A related hypothesis is that while unhappy people may have long been favourable to populist ideas, other cultural and societal factors have changed over the past few decades that have allowed for this unhappiness (pent-up demand) to be now “activated” in the political sphere. For example, some candidate variables in this regard might include: the secular decline across the Western world in general deference, the rise of social media as a source of information, or the loss of credibility that elites suffered following the financial crisis in 2008 (or other public policy mismanagements).
A final possibility could be that it is not the average level of well-being that is driving changes in support for populist political movements, but it rather has to do with the variance of SWB (i.e. well-being inequality). Work in the future in this regard might explore the explanatory power of measures like the standard deviation of happiness rather than the mean in predicting populist electoral success.
Happier people are not only more likely to engage in politics and vote, but are also more likely to vote for incumbent parties. This has significant implications for the electoral incentives that politicians face while in office.
There appears to be a significant electoral dividend to improving happiness, beyond ensuring a buoyant economic situation. Governments around the globe that are moving in the direction of focusing their policymaking efforts on the population’s broad well-being are not only doing so to improve people’s happiness for its own sake, but they also appear to have electoral reasons to do so out of (enlightened) self-interest.
The empirical evidence that exists is currently largely focused on correlations between happiness and voting behaviour — with influences likely to be running in both directions, or due to movements in some third factor. This has obvious drawbacks, and a significant area of further research will likely be focused on establishing the likely causal influences for the various relationships studied in this chapter.
Not only this, a number of further open questions (both theoretical and empirical) are of great interest both academically as well as in the policy sphere. For example, which domains or sources of people’s subjective well-being are most prominently driving the empirical association between happiness, the decision of whether to vote, and whom to vote for?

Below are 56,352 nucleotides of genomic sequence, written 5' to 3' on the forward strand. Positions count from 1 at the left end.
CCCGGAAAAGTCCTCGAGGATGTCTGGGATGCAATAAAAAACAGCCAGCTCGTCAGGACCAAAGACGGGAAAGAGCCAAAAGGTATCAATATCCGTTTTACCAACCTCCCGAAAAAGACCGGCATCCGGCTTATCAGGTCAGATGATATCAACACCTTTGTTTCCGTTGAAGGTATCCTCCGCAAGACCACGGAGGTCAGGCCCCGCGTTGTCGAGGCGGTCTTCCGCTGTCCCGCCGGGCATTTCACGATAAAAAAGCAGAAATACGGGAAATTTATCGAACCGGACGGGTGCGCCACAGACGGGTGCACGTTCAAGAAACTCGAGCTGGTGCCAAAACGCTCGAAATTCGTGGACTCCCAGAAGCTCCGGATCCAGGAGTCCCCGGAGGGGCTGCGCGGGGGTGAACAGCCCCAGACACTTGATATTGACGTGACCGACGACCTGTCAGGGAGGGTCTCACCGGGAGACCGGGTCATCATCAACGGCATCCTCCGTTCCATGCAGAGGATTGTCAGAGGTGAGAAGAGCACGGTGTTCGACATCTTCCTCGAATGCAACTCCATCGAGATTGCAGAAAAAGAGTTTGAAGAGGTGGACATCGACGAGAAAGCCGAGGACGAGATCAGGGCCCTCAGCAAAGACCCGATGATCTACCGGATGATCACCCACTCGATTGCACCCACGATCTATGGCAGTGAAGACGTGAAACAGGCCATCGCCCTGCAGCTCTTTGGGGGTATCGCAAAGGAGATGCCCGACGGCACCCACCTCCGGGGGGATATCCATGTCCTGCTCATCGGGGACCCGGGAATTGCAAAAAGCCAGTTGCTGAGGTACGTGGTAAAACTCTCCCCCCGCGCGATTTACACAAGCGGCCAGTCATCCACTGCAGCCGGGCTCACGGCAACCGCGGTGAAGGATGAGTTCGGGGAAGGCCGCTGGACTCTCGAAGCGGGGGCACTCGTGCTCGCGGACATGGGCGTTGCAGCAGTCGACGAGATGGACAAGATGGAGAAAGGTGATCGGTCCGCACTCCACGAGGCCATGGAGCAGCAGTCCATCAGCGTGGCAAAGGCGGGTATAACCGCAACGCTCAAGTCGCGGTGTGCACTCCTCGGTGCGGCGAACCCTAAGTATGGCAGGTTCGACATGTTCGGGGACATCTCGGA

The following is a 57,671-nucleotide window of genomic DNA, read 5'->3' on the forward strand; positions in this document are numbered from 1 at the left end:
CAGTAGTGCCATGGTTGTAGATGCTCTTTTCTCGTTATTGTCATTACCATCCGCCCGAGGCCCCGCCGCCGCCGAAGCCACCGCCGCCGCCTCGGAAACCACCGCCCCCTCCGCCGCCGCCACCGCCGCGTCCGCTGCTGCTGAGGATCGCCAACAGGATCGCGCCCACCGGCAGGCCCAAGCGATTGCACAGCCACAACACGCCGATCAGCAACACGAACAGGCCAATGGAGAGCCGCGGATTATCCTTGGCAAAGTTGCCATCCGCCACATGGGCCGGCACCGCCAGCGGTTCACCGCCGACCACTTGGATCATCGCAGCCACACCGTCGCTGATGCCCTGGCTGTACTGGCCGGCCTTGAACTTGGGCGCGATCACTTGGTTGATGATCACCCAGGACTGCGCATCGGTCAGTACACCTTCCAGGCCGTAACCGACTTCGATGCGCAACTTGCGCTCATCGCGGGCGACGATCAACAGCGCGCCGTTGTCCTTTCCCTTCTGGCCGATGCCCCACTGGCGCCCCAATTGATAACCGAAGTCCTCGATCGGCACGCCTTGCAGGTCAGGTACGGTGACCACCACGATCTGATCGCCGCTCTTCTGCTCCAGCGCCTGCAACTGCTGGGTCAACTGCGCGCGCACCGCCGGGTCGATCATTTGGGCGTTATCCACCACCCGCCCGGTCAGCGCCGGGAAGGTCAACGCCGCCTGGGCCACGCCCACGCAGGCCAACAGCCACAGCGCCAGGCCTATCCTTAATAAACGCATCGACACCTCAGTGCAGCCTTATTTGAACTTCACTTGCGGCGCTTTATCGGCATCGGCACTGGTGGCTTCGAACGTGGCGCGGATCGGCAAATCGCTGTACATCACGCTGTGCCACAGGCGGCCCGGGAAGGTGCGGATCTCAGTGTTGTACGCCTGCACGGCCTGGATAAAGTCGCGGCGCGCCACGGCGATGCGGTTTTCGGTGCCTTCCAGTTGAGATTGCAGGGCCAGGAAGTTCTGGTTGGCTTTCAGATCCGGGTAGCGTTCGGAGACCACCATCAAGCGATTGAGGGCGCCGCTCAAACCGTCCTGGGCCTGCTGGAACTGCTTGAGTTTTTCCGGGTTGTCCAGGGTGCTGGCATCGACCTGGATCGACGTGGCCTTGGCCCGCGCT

If there are political incentives to focus policy on happiness, to what extent do politicians respond to them?
Do people vote more on the basis of their own happiness or society’s happiness as a whole?
Are people more likely to make vote choices based on SWB in countries where official happiness statistics are more prominently published?
Does the relationship between well-being and voting differ when considering local and national elections?
Do people reward (punish) left- and right-wing governments differently for the (un)happiness of the country?
Are right- and left-wing voters equally likely to base their political decision-making on their level of happiness?
To what extent, and how, have successful populist political movements managed to tap into people’s unhappiness?
If it is true that unhappier people vote for populists, will populist incumbents be able to retain their support?
And what makes some unhappy people turn to right-wing populism and some to left-wing populism?
Research into the links between happiness and political behaviour is still very modest in scale, but it is growing significantly. Given the increasing use of subjective well-being data in public policy, there is increasing interest in knowing if and why happiness affects voting behaviour.
Extract from World Happiness Report 2019, a landmark survey of the state of global happiness that ranks 156 countries by how happy their citizens perceive themselves to be.
Views of the author are personal and do not necessarily represent the website’s views.